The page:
Prince of Wales visit to Trinity Regatta
The following is an Irish Times article from the 15th of July 1911 about the Prince of Wales visiting Trinity Regatta.
Trinity Week. Concluding Day of the Regatta.
Prince of Wales and Princess Mary present.
The various fixtures that constitute Trinity Week came to an end on Saturday, much to the regret of everyone who had the pleasure of attending them. The weather was on its best behaviour all the time, and that is the one thing essential to the success of such a round of sports and games. During the two days of Dublin University Boat Club’s regatta at Island Bridge the sun shone with a warmth that might have been unbearable at any other place than on the bank of the river where the water has some slight cooling effect- if only in one’s imagination. The bank of the Liffey at Island Bridge on Saturday was, indeed, a pleasant change from the crowded streets of the city; and although there was a crowd at the regatta, too, it was more subdued in humour, and strolled leisurely to and fro. During the intervals when competing boats were not visible in the river there were many things to occupy the attention. Apart from the interest of the beautiful surroundings, the sauntering crowd on the river bank had an interest for many people. The attendance in the grand stand was more numerous than at any former regatta.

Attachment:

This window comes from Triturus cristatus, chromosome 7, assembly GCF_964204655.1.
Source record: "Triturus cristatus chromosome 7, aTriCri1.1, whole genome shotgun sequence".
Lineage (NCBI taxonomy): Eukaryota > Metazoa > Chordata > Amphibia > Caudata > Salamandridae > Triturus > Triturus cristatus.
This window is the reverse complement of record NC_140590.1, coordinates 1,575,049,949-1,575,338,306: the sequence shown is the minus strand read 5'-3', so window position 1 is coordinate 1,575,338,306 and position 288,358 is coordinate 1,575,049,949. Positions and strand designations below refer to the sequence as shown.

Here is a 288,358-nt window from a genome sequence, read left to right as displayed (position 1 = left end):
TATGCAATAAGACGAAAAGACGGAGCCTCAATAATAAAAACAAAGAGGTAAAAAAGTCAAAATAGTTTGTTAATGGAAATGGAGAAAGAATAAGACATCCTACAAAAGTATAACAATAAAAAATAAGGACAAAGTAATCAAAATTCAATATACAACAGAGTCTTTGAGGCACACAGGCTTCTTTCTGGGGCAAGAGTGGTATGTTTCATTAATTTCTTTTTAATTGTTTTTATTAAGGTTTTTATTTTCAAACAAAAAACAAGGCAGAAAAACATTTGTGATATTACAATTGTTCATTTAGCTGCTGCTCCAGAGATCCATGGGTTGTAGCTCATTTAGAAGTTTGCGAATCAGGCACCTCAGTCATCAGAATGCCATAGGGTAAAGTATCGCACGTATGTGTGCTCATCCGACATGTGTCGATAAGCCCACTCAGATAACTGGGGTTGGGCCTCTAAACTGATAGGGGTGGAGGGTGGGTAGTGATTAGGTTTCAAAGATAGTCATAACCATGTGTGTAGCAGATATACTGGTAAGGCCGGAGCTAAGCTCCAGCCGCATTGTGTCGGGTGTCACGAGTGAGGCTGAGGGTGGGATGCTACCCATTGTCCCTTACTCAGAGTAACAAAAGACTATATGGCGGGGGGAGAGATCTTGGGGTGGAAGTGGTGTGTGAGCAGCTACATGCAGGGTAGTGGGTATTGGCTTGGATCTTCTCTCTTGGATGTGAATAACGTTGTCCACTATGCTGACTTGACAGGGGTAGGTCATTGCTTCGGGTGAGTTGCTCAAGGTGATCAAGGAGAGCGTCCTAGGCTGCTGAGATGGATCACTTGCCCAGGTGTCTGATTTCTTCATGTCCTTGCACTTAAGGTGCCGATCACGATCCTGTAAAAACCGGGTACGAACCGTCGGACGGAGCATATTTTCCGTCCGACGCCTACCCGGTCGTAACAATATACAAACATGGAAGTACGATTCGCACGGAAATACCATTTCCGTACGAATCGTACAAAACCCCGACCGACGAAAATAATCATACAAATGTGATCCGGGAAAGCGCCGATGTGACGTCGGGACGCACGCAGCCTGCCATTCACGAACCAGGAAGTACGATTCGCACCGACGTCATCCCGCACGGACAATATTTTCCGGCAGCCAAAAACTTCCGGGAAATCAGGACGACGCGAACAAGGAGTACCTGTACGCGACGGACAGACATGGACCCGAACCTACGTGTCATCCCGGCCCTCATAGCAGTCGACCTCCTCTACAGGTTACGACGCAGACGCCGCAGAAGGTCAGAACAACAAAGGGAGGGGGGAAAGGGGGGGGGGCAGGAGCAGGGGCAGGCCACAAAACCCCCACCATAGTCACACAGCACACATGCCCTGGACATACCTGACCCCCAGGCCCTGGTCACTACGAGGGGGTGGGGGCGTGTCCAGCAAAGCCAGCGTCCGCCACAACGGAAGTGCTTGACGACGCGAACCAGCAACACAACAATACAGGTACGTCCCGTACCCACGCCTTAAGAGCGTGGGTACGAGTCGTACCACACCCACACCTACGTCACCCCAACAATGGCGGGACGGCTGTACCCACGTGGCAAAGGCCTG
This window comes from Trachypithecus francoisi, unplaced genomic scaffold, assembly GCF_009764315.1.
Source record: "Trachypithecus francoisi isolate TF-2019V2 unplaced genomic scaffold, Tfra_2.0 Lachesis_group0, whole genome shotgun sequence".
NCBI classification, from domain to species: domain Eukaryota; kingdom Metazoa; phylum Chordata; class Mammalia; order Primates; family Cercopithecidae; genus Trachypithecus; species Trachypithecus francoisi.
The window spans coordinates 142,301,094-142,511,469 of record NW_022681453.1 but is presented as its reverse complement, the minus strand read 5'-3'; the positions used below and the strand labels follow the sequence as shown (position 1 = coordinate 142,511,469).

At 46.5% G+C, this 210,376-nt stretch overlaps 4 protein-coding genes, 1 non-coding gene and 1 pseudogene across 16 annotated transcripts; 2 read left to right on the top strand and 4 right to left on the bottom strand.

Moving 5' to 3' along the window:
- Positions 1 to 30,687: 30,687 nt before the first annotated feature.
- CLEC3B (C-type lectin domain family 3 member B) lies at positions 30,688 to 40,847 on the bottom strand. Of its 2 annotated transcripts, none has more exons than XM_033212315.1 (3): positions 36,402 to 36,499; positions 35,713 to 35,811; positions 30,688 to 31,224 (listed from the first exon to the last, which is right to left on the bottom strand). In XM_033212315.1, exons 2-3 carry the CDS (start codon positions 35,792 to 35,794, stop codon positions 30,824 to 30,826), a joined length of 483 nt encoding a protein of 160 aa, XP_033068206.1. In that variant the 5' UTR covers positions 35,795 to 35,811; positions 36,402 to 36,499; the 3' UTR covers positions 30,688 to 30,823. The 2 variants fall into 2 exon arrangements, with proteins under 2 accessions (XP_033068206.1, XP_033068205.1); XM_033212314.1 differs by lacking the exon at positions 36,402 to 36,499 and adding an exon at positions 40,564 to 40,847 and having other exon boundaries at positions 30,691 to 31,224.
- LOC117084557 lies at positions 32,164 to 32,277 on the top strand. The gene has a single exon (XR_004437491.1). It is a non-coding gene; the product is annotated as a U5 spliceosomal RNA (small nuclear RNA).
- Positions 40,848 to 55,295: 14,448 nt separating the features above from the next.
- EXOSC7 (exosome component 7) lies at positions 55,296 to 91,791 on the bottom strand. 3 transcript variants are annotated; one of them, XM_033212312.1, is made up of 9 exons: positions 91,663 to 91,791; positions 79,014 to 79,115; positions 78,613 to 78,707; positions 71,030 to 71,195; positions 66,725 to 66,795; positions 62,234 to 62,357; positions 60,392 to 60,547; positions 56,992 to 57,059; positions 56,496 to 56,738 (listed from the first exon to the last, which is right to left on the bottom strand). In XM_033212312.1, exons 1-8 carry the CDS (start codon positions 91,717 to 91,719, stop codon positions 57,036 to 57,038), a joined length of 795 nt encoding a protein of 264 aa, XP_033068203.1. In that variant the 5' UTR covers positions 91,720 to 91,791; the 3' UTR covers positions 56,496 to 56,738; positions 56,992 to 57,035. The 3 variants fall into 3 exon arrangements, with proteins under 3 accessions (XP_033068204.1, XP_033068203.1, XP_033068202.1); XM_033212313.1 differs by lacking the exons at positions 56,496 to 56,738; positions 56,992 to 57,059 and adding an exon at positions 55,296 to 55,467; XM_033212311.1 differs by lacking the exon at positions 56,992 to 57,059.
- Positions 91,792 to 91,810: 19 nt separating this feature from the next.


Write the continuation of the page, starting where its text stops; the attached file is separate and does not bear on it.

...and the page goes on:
The reason for this was no doubt to be found in the announcement that the Prince of Wales and Princess Mary would visit the regatta during the afternoon. The ladies were, of course, prominent in their wonderful costumes, and they added a delightful touch of varied colour to the scene. The social side of the regatta appeals strongly to many Dublin folk, and from the snatches of conversation which caught one’s ear, the racing did not exclude all other topics. The music of the band of the Royal Fusiliers was very agreeable to the promenaders, and added greatly to the pleasure of the afternoon.
The arrival of the Prince of Wales and the Princess Mary was eagerly looked forward to. Portion of the grand stand had been railed off, and suitably furnished for the Royal children. At a quarter to four the Lord Lieutenant reached the grounds of the club. He was accompanied by the Hon. Dudley and Mrs. Gordon and Mr. and Mrs. Johnston, and was attended by Lieutenant Warner, A.D.C. Half an hour later the Prince of Wales and the Princess Mary arrived by motor. They were accompanied by Lady Bertha Dawkins, Lady-in-Waiting to the Queen, and Mr. Wellington, Private Secretary to Her Majesty. The ground from the entrance gate to the grand stand was lined by a fashionable crowd, and a clear passage was maintained for the Royal visitors by willing students. The Prince and Princess were warmly welcomed on all sides, and courteously acknowledged the greetings of the crowd. They were received by the Lord Lieutenant, the Provost of Trinity College, Professor A. C. Sullivan, F.T.C.D.; Mr. A. Murray, and Mr. J.H. Thacker, hon. Secretaries, and the members of the Regatta Committee; and also by Lord Castletown, Lord Bandon, Lord Pirrie, The O’Conor Don, and Mr. J.H. Campbell, K.C., M.P. The Princess was presented with a bouquet by Miss O’Sullivan.
The Prince of Wales and Princess Mary remained at the regatta for about three quarters of an hour, and during this time they saw the conclusion of two good races. When Their Royal Highnesses left for Dublin Castle shortly after 5 o’clock they received a hearty send-off.